Washington D.C., Apr 3, 2017 / 05:24 pm (CNA/EWTN News).- As Pope Francis and U.S. bishops insist upon helping ex-convicts re-enter society, advocates are pointing to a litany of obstacles — over 40,000 legal regulations — for such re-entry that need to be addressed.

“That's what we want...(to give) attention to,” Craig DeRoche, senior vice president of advocacy and public policy with Prison Fellowship, told CNA, “the important principle of closure.” “You ask somebody that has done something wrong to square their debt. They do that, that's the right thing for that person,” he said of punishments for crime. “We should want that person to move forward up and away from their old life, and we're doing too much to prevent that in America today.”

DeRoche spoke at a “Second Chance Month” press conference at the National Press Club on March 30, joined by other advocates for criminal justice reform from organizations like the NAACP, Heritage Foundation, ACLU, and Americans for Prosperity. Prison Fellowship, an outreach to prisoners and their families, has declared April 2017 to be “Second Chance” month. A senate resolution introduced by Sens. Rob Portman (R-Ohio) and Amy Klobuchar (D-Minn.) calls for the same.

“With 95 percent of inmates set to be released one day and two-thirds of released inmates back behind bars within five years, too many Americans are caught up in a cycle of crime,” Portman said. “I hope that we all can join together on a bipartisan basis during Second Chance Month and all year round to support those who are returning from prison and want a fair shot at living an honest and productive life.”

Pope Francis, in November, asked countries to consider clemency for “eligible” prisoners during the Year of Mercy. He asked for criminal justice “which isn't just punitive, but open to hope and the re-insertion of the offender into society.” The Pope's visit to a Philadelphia, Pa. correctional facility in 2015 was inspiring, DeRoche admitted, and serves as an example for all Americans.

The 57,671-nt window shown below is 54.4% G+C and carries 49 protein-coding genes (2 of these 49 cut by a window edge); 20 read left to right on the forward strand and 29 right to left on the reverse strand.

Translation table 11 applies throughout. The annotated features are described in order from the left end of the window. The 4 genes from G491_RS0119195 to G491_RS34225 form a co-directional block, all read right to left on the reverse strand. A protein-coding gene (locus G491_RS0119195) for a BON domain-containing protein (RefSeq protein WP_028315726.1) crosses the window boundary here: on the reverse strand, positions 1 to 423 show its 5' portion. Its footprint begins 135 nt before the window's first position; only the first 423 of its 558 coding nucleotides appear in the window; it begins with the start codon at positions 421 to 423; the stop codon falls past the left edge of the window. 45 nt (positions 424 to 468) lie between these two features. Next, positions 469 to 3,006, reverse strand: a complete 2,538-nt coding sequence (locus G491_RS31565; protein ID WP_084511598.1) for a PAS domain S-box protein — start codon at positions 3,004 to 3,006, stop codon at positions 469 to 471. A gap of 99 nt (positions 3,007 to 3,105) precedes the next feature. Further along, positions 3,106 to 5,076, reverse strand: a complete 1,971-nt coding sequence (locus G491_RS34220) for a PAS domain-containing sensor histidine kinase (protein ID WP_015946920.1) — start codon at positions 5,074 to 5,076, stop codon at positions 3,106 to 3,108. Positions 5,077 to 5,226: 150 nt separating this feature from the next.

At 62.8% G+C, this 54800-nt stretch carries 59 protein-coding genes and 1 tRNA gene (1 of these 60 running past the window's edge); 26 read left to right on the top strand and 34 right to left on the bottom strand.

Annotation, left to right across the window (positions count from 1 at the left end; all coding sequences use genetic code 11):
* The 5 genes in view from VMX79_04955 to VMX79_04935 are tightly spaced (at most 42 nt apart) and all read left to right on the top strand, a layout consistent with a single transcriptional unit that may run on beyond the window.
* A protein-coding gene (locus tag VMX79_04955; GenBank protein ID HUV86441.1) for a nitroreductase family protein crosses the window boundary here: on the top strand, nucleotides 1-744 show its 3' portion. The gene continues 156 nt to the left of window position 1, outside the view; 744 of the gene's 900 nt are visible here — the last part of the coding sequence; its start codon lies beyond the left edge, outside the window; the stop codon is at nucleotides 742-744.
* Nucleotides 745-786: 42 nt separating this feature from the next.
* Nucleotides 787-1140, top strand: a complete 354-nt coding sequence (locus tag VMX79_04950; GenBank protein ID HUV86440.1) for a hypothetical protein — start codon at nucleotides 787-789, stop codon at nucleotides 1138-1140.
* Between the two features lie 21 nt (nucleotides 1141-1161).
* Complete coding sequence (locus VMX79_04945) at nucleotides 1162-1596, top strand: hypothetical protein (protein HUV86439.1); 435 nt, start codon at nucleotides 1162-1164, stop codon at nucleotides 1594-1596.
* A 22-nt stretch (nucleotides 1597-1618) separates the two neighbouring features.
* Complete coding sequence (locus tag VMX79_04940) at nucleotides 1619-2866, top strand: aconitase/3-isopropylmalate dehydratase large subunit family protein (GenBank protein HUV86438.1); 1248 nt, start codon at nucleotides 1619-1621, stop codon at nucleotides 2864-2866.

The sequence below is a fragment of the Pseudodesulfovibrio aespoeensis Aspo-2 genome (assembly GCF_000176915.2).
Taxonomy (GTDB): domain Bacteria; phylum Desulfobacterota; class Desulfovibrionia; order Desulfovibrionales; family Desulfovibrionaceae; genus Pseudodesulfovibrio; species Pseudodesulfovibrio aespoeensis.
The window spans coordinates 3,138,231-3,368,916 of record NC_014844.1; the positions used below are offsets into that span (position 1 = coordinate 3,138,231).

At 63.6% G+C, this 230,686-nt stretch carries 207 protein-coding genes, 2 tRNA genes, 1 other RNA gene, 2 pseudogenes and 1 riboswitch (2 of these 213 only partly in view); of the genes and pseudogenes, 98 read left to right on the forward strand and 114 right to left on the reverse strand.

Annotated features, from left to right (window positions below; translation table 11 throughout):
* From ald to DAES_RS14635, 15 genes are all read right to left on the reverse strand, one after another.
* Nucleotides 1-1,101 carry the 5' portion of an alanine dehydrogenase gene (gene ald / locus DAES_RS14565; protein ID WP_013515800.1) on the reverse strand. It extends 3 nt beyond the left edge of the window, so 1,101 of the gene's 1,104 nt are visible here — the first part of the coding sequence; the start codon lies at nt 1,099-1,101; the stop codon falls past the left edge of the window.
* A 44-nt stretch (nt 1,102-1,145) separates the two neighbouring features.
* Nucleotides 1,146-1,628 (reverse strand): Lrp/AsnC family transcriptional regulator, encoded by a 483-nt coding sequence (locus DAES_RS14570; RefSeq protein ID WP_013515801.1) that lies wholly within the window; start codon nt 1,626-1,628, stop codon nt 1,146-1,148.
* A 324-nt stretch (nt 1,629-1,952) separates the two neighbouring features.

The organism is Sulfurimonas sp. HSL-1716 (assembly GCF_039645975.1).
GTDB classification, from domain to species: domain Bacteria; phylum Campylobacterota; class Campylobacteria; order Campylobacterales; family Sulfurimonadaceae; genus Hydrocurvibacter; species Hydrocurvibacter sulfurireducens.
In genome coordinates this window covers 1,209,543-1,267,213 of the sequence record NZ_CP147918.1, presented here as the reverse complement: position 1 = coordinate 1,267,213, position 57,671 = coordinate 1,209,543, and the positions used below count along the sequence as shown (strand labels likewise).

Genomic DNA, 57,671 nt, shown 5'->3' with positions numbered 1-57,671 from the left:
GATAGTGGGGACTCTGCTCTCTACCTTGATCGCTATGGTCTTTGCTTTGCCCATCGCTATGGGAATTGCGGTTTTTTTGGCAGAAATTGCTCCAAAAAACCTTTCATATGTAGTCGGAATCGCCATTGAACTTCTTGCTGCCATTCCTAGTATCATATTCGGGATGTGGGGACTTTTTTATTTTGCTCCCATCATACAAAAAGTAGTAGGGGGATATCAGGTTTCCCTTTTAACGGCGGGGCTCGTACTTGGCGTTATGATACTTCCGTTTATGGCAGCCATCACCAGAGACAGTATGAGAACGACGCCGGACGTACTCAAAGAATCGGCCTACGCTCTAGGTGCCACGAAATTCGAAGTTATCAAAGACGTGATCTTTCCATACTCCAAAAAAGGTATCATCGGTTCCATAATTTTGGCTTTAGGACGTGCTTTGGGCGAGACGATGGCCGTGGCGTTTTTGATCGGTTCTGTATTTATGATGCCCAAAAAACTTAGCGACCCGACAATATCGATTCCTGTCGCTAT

“It was wonderful to see that Pope Francis went directly into a prison,” he said. “Prison Fellowship believes that every American should take the opportunity…to visit a prison,” he said at the National Press Club, emphasizing that especially “elected leaders” should visit prisons. “And many people who aren't aware of how involved the Christian church is [in prison ministry], they often ask 'why?'” DeRoche said. “And I say 'well it's one of the only things that Jesus actually commanded people to do.'”

Why are advocates pushing specifically for a “second chance” initiative? Former inmates face far too many barriers to living a normal life once they re-enter society, one former prisoner says, and such restrictions may well enhance their risks of re-entering prison.

Casey Irwin, who was convicted for bank fraud and drug-related offenses, now owns a million-dollar business. Yet for a while after her time spent in multiple prisons, she struggled to find her way in society.